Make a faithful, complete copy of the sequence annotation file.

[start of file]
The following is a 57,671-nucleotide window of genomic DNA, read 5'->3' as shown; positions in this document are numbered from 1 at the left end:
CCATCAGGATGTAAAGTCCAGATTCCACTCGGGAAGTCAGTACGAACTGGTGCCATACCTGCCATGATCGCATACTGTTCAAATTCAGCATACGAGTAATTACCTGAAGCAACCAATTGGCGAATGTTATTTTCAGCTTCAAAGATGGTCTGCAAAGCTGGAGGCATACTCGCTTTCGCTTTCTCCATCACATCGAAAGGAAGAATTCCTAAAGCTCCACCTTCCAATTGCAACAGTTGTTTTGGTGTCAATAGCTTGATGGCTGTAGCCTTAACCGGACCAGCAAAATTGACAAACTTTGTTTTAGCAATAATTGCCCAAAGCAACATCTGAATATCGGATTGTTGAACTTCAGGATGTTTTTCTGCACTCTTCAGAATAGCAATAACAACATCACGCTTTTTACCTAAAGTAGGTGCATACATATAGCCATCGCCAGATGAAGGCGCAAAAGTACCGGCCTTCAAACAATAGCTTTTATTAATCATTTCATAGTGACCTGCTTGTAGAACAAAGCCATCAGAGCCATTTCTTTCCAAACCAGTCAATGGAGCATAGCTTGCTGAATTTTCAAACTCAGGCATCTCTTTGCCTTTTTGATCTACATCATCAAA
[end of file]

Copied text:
The following is a 57,671-nucleotide window of genomic DNA, read 5'->3' as shown; positions in this document are numbered from 1 at the left end:
CCATCAGGATGTAAAGTCCAGATTCCACTCGGGAAGTCAGTACGAACTGGTGCCATACCTGCCATGATCGCATACTGTTCAAATTCAGCATACGAGTAATTACCTGAAGCAACCAATTGGCGAATGTTATTTTCAGCTTCAAAGATGGTCTGCAAAGCTGGAGGCATACTCGCTTTCGCTTTCTCCATCACATCGAAAGGAAGAATTCCTAAAGCTCCACCTTCCAATTGCAACAGTTGTTTTGGTGTCAATAGCTTGATGGCTGTAGCCTTAACCGGACCAGCAAAATTGACAAACTTTGTTTTAGCAATAATTGCCCAAAGCAACATCTGAATATCGGATTGTTGAACTTCAGGATGTTTTTCTGCACTCTTCAGAATAGCAATAACAACATCACGCTTTTTACCTAAAGTAGGTGCATACATATAGCCATCGCCAGATGAAGGCGCAAAAGTACCGGCCTTCAAACAATAGCTTTTATTAATCATTTCATAGTGACCTGCTTGTAGAACAAAGCCATCAGAGCCATTTCTTTCCAAACCAGTCAATGGAGCATAGCTTGCTGAATTTTCAAACTCAGGCATCTCTTTGCCTTTTTGATCTACATCATCAAA